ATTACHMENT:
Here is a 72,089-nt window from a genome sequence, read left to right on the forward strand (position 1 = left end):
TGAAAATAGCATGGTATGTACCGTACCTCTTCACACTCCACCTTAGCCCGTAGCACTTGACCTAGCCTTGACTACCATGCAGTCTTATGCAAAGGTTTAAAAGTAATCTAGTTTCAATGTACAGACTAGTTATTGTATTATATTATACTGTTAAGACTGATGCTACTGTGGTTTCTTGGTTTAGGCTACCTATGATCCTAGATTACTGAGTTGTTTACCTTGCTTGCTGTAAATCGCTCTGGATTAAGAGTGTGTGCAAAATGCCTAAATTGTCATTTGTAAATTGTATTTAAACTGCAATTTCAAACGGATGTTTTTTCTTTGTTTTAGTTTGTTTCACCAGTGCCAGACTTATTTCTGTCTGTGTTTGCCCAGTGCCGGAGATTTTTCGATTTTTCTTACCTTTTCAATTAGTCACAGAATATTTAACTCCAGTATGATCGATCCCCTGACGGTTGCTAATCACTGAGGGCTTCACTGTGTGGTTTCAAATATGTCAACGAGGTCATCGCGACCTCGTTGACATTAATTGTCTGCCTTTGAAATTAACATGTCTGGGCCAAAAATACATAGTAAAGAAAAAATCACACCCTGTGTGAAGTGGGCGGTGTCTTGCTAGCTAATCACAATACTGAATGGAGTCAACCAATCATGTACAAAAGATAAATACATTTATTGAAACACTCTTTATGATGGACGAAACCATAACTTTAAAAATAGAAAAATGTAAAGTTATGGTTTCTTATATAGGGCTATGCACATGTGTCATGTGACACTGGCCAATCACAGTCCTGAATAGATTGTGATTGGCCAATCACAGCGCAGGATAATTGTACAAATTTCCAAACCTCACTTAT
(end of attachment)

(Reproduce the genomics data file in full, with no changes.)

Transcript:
Here is a 72,089-nt window from a genome sequence, read left to right on the forward strand (position 1 = left end):
TGAAAATAGCATGGTATGTACCGTACCTCTTCACACTCCACCTTAGCCCGTAGCACTTGACCTAGCCTTGACTACCATGCAGTCTTATGCAAAGGTTTAAAAGTAATCTAGTTTCAATGTACAGACTAGTTATTGTATTATATTATACTGTTAAGACTGATGCTACTGTGGTTTCTTGGTTTAGGCTACCTATGATCCTAGATTACTGAGTTGTTTACCTTGCTTGCTGTAAATCGCTCTGGATTAAGAGTGTGTGCAAAATGCCTAAATTGTCATTTGTAAATTGTATTTAAACTGCAATTTCAAACGGATGTTTTTTCTTTGTTTTAGTTTGTTTCACCAGTGCCAGACTTATTTCTGTCTGTGTTTGCCCAGTGCCGGAGATTTTTCGATTTTTCTTACCTTTTCAATTAGTCACAGAATATTTAACTCCAGTATGATCGATCCCCTGACGGTTGCTAATCACTGAGGGCTTCACTGTGTGGTTTCAAATATGTCAACGAGGTCATCGCGACCTCGTTGACATTAATTGTCTGCCTTTGAAATTAACATGTCTGGGCCAAAAATACATAGTAAAGAAAAAATCACACCCTGTGTGAAGTGGGCGGTGTCTTGCTAGCTAATCACAATACTGAATGGAGTCAACCAATCATGTACAAAAGATAAATACATTTATTGAAACACTCTTTATGATGGACGAAACCATAACTTTAAAAATAGAAAAATGTAAAGTTATGGTTTCTTATATAGGGCTATGCACATGTGTCATGTGACACTGGCCAATCACAGTCCTGAATAGATTGTGATTGGCCAATCACAGCGCAGGATAATTGTACAAATTTCCAAACCTCACTTAT